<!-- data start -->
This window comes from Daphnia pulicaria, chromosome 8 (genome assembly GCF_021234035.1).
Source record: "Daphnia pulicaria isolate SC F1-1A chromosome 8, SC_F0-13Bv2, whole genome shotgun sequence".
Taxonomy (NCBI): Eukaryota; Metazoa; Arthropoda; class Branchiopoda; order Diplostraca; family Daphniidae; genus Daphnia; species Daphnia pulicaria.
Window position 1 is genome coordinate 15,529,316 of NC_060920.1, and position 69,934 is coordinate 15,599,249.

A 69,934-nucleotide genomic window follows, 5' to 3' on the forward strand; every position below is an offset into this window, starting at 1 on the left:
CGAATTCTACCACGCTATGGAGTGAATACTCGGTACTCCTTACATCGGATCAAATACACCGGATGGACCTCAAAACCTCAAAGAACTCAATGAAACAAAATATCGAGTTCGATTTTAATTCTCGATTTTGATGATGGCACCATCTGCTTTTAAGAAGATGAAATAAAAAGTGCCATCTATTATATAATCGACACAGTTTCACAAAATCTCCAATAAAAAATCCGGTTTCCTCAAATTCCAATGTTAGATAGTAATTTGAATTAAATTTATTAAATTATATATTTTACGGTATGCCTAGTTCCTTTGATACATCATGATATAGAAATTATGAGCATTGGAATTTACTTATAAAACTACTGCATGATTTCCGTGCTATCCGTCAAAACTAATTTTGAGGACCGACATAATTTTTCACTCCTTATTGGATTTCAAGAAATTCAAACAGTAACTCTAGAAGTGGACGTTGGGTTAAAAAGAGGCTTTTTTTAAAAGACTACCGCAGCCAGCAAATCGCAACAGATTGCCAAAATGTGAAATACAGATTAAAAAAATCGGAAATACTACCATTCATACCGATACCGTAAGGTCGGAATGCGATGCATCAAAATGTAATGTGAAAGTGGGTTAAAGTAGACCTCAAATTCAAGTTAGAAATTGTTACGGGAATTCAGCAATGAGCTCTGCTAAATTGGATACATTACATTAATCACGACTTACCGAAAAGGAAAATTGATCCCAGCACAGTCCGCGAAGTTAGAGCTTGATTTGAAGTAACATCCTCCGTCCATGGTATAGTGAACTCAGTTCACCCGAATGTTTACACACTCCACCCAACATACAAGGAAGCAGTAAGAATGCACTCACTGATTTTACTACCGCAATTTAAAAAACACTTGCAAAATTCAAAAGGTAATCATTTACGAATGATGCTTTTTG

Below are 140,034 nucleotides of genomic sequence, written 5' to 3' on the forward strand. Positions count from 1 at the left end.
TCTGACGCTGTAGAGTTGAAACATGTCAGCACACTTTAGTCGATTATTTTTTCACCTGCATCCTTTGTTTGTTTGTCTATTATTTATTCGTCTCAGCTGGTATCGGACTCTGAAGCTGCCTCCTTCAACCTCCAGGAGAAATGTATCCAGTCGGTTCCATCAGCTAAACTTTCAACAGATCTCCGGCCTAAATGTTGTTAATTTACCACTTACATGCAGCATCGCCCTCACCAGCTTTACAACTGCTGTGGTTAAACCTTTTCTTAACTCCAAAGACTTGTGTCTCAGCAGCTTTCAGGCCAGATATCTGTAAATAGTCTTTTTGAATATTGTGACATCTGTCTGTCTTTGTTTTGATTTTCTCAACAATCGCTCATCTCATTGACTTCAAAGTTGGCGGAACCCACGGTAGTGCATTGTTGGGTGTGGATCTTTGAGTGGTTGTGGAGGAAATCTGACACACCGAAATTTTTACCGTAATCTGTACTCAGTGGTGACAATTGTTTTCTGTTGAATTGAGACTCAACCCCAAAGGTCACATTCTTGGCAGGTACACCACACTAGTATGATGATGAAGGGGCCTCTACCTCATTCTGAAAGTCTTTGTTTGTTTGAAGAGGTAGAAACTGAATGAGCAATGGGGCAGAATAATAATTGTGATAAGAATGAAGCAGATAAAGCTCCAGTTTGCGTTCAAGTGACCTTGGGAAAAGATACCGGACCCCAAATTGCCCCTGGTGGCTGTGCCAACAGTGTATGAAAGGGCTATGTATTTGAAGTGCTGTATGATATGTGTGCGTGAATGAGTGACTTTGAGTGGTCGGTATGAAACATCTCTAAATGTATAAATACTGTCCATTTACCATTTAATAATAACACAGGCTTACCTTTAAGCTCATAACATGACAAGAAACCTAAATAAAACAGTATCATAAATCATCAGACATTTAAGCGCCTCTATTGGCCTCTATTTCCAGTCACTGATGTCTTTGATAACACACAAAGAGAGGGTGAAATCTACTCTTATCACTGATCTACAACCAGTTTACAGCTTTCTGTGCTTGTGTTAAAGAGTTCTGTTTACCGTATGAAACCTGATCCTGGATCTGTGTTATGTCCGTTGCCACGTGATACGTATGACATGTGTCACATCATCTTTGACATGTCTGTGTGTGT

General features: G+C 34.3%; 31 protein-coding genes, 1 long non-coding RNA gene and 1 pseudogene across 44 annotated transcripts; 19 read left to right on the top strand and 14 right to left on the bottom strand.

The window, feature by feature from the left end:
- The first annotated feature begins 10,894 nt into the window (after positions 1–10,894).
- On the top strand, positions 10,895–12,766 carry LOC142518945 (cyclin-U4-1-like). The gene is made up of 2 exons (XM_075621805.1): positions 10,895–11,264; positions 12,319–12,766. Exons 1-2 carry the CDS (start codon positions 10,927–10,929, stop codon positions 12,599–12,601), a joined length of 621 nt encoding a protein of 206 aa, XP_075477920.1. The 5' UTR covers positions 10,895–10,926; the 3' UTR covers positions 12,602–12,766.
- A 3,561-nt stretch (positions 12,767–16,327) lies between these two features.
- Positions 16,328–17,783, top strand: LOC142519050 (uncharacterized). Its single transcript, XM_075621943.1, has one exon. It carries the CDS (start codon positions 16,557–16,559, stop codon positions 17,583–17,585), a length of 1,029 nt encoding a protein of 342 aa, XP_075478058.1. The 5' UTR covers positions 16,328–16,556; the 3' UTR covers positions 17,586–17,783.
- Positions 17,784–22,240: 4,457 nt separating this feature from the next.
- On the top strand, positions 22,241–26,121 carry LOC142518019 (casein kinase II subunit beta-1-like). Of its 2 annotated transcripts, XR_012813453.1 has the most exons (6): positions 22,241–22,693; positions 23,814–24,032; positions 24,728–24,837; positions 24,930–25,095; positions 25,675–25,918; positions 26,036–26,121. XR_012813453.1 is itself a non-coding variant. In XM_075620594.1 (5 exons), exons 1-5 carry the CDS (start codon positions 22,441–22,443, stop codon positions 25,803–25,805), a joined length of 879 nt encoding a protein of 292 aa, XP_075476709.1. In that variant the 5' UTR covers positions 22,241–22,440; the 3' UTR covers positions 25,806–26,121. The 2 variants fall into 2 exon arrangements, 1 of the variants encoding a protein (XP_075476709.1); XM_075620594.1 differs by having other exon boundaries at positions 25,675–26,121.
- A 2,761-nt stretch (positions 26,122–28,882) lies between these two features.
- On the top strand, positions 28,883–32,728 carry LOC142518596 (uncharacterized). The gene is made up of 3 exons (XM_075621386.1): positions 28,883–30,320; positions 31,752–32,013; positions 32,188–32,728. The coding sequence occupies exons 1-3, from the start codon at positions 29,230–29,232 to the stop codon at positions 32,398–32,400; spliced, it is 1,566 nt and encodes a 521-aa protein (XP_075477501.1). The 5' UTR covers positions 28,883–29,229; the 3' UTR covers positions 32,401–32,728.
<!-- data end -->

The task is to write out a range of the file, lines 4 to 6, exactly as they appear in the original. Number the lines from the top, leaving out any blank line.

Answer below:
Window position 1 is genome coordinate 15,529,316 of NC_060920.1, and position 69,934 is coordinate 15,599,249.

A 69,934-nucleotide genomic window follows, 5' to 3' on the forward strand; every position below is an offset into this window, starting at 1 on the left:
CGAATTCTACCACGCTATGGAGTGAATACTCGGTACTCCTTACATCGGATCAAATACACCGGATGGACCTCAAAACCTCAAAGAACTCAATGAAACAAAATATCGAGTTCGATTTTAATTCTCGATTTTGATGATGGCACCATCTGCTTTTAAGAAGATGAAATAAAAAGTGCCATCTATTATATAATCGACACAGTTTCACAAAATCTCCAATAAAAAATCCGGTTTCCTCAAATTCCAATGTTAGATAGTAATTTGAATTAAATTTATTAAATTATATATTTTACGGTATGCCTAGTTCCTTTGATACATCATGATATAGAAATTATGAGCATTGGAATTTACTTATAAAACTACTGCATGATTTCCGTGCTATCCGTCAAAACTAATTTTGAGGACCGACATAATTTTTCACTCCTTATTGGATTTCAAGAAATTCAAACAGTAACTCTAGAAGTGGACGTTGGGTTAAAAAGAGGCTTTTTTTAAAAGACTACCGCAGCCAGCAAATCGCAACAGATTGCCAAAATGTGAAATACAGATTAAAAAAATCGGAAATACTACCATTCATACCGATACCGTAAGGTCGGAATGCGATGCATCAAAATGTAATGTGAAAGTGGGTTAAAGTAGACCTCAAATTCAAGTTAGAAATTGTTACGGGAATTCAGCAATGAGCTCTGCTAAATTGGATACATTACATTAATCACGACTTACCGAAAAGGAAAATTGATCCCAGCACAGTCCGCGAAGTTAGAGCTTGATTTGAAGTAACATCCTCCGTCCATGGTATAGTGAACTCAGTTCACCCGAATGTTTACACACTCCACCCAACATACAAGGAAGCAGTAAGAATGCACTCACTGATTTTACTACCGCAATTTAAAAAACACTTGCAAAATTCAAAAGGTAATCATTTACGAATGATGCTTTTTG